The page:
Deck: The Bear’s Revenge

bear's revenge

For obvious reasons, Beorn is my absolute favorite hero. Unfortunately the metagame seems to have moved away from him of late. Whereas older quests had more 2 and 3-attack enemies, it has become all too common to see 3, 4 and even 5 attack enemies as the “front-line” troops of the encounter deck. While it was fine to have enemies of this power as “boss” enemies, it puts a much greater burden on a defender with only 1 defense to see these enemies throughout an entire scenario.

What’s worse, shadow effects seem to have become more and more dangerous. The game has added quite a few powerful attachments to combat these bigger enemies and nastier shadow cards – but to no avail. As a bear, my giant paws are better suited for mauling Orcs than donning armor. Besides, a shield would be a silly thing to cary when you are endowed with tough hide and monstrous size. Not to mention that the other skin-changers would cast aspersions on my character if they heard that I needed man-tools to protect myself.

Honour-GuardFortunately, there are some new cards to help keep a bear in fighting shape. Honour Guard in particular is very popular with giant bears. Since his ability targets the damage being dealt and not the character being damaged, he can be used with Beorn. With so much direct damage running out in current quests, the ability to prevent damage is invaluable, even if Beorn is done with defending duty. Damage preventing, combined with healing effects makes a Tactics/Lore deck particularly good at survival. It also means that this deck excels as a support deck in multi-player games.

Horn's-CryOn the other side of combat, there are two new cards which can reduce the attack strength of enemies. This is welcome news to my fury ears, as it allows me to more easily defend against multiple enemies and take advantage of my built-in action advantage. For the larger enemies – the ones that hit like a Misty Mountain avalanche – we always have Feint and chump blocking in an emergency. Derndingle Warrior with an Ent Draught can help serve as a backup defender.

Horn’s Cry is the best of these new events, as it reduces the attack strength of all enemies in play. If you happen to be a 40 threat or more (giant bears do tend to attract the enemies attention), you can reduce your engaged enemies attack by 3 for the rest of the phase. When you have a hearty who can block multiple attackers, reducing the attack strength of each of your enemies is an incredibly powerful effect.

In-the-ShadowsA slightly more limited option, but one that supplements Horn’s Cry well, is In the Shadows. Unfortunately, the effect only targets engaged enemies with an engagement cost higher than our threat, but it can still be quite useful in the early game. Pippin’s passive ability does help with this a bit, and the sideboard includes Take No Notice if we want to pursue this strategy further. As long as a scenario does not include too many low-engagement enemies, this can be a very effective strategy.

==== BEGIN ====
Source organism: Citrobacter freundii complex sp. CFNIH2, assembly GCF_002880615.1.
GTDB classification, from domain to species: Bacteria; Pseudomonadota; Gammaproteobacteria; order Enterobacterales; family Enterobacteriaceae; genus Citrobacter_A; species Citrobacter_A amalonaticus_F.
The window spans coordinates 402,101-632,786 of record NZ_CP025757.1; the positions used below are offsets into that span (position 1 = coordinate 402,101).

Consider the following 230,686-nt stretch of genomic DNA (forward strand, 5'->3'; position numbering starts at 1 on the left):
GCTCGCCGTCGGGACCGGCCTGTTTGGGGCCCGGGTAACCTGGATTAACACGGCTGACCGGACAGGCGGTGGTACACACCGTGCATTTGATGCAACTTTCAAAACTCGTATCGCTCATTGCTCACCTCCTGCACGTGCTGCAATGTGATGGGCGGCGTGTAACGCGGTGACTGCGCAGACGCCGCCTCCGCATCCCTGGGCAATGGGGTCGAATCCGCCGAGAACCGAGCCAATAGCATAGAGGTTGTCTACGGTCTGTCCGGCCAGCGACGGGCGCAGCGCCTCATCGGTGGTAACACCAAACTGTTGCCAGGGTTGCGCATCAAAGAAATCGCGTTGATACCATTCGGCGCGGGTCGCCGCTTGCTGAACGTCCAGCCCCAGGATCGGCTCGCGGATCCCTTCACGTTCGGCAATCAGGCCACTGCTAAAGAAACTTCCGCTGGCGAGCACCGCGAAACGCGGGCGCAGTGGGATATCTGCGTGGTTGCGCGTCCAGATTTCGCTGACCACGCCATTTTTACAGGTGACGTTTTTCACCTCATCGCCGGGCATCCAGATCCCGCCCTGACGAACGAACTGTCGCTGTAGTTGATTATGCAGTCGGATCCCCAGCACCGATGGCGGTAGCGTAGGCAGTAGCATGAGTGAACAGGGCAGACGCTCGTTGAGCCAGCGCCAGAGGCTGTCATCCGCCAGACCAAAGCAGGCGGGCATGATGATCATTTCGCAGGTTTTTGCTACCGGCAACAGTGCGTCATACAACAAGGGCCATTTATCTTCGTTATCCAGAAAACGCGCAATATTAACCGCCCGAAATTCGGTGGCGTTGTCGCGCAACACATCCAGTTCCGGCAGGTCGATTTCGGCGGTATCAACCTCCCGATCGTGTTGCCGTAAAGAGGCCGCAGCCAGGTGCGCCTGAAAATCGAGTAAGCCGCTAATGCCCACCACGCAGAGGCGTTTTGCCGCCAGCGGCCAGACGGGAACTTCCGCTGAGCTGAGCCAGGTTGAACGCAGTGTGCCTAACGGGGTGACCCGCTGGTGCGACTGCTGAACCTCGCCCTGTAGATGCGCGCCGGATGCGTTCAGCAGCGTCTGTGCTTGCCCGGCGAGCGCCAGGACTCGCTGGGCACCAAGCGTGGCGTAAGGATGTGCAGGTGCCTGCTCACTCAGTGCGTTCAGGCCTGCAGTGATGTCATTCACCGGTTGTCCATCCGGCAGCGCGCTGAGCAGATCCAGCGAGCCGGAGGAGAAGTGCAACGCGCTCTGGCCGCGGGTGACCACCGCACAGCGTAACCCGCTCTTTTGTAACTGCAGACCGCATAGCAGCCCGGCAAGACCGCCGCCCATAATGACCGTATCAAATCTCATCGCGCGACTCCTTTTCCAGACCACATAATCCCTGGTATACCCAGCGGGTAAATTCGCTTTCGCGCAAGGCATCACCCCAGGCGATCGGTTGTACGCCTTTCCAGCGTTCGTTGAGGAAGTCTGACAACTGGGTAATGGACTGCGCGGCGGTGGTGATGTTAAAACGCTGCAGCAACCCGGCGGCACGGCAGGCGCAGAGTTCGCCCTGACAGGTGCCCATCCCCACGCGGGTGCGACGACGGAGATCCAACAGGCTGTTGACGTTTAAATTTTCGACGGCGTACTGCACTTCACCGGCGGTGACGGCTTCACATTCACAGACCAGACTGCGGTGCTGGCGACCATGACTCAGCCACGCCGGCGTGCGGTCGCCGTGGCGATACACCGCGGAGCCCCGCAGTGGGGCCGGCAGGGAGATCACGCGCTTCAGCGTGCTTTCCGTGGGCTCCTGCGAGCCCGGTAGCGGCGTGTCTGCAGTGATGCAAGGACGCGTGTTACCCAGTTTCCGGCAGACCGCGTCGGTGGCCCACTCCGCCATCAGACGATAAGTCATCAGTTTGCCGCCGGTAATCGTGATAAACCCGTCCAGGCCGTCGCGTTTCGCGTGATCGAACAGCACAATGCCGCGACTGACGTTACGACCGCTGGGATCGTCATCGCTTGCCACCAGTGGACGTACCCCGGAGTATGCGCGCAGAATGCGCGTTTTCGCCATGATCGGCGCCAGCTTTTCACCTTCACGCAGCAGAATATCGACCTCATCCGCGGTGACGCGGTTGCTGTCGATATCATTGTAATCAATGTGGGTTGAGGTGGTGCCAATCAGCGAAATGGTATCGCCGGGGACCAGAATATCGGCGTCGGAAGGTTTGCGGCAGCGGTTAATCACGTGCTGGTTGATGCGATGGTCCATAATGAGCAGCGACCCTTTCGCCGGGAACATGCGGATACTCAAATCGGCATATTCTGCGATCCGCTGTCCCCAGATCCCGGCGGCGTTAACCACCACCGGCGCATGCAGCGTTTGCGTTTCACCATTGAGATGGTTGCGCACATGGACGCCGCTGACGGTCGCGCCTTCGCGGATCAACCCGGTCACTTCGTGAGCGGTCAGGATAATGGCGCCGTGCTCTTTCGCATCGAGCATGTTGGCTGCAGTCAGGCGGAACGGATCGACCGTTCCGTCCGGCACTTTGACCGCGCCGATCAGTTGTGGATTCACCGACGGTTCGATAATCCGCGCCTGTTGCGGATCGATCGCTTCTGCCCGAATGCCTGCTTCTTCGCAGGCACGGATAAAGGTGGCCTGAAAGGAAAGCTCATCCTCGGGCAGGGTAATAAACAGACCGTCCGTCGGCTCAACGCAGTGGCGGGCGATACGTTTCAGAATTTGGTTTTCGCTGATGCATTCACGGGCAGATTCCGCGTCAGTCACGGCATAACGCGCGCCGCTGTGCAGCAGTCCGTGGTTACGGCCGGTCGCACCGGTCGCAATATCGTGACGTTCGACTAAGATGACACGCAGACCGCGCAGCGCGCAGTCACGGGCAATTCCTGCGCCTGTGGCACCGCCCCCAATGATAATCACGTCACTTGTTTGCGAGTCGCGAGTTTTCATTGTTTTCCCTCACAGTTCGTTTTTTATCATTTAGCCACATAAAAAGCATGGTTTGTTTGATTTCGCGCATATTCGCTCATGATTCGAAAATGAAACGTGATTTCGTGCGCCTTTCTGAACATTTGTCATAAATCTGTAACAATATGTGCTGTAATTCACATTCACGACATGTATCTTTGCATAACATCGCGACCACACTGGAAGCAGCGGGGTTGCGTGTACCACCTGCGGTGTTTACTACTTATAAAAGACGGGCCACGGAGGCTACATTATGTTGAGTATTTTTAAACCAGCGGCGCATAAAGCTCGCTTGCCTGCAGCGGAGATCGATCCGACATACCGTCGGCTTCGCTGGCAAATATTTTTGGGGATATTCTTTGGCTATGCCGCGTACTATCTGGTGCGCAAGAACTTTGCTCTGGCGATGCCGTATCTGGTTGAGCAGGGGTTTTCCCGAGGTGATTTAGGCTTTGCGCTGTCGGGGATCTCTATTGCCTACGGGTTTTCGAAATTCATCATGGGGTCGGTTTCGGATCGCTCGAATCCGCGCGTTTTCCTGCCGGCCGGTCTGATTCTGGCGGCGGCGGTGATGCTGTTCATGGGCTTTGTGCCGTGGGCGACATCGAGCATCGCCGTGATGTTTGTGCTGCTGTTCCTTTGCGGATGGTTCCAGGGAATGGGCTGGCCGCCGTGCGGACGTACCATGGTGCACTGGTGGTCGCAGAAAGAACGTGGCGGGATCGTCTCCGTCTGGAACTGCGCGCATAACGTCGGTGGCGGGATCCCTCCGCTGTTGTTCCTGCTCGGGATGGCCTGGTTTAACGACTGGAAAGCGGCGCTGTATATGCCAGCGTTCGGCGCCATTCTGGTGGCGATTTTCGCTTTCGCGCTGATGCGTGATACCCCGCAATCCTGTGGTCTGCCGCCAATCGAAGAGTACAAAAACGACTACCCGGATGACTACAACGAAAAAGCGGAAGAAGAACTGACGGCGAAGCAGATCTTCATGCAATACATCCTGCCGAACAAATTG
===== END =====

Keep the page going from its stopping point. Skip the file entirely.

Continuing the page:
With one Hobbit and one Ranger hero, we are only paying 1 for In the Shadows, and its limitations seem less onerous at that discount. As an added bonus, it also reduces the defense of the affected enemies, making it easier to finish them off on the counter-attack. The ideal goal of this deck is to create one epic turn where we use Horn’s Cry and Shadows give way to effectively nullify the enemies’ attack. With Beorn not exhausting to defend, and surrounded by an army of angry Ents, we want to overrun our foes.

Ent-DraughtBy including Ents, we get access to an underrated attachment Ent Draught. While we unfortunately cannot attach this card to the bear himself (I’ll stick with mead, thank you very much), Dori is a great substitute. With healing and the extra hit points, it should be possible to keep our primary defender alive for the entire game. In the rare cases where the encounter deck overwhelms us, we have Landroval to bring Beorn back from hibernation.

DoriIf all else fails, we can resort to the tried and true tactic for dealing with troublesome enemies and attach Song of Wisdom and A Burning Brand to Mablung. Along with a Shield, this makes him a great support defender for those situations where we don’t want to needlessly risk ursine lives. Regardless of the Burning Brand we will want to get the Song attached to Mablung as quickly as possible. His built-in resource acceleration is a great fit for a deck without much else beyond Ally Treebeard to help in that regards. The deck is skewed a bit heavier to Lore cards than it should be with two Tactics heroes, so this will help tremendously with resource smoothing.

Surprisingly, Horn of Gondor is not a good fit for this deck.  With such hearty characters, and multiple cards dedicated to keeping those characters alive – we hopefully won’t have anyone leaving play. It just doesn’t make sense to pay for an Ent, wait a turn to be able to use them, and then chump block with them just to blow some silly horn. The horn-blowing in this deck will be limited to our amazing new event card. This deck is my attempt to bring my favorite bear back into relevance in the modern metagame, so I hope you like it and I look forward to your feedback in the comments.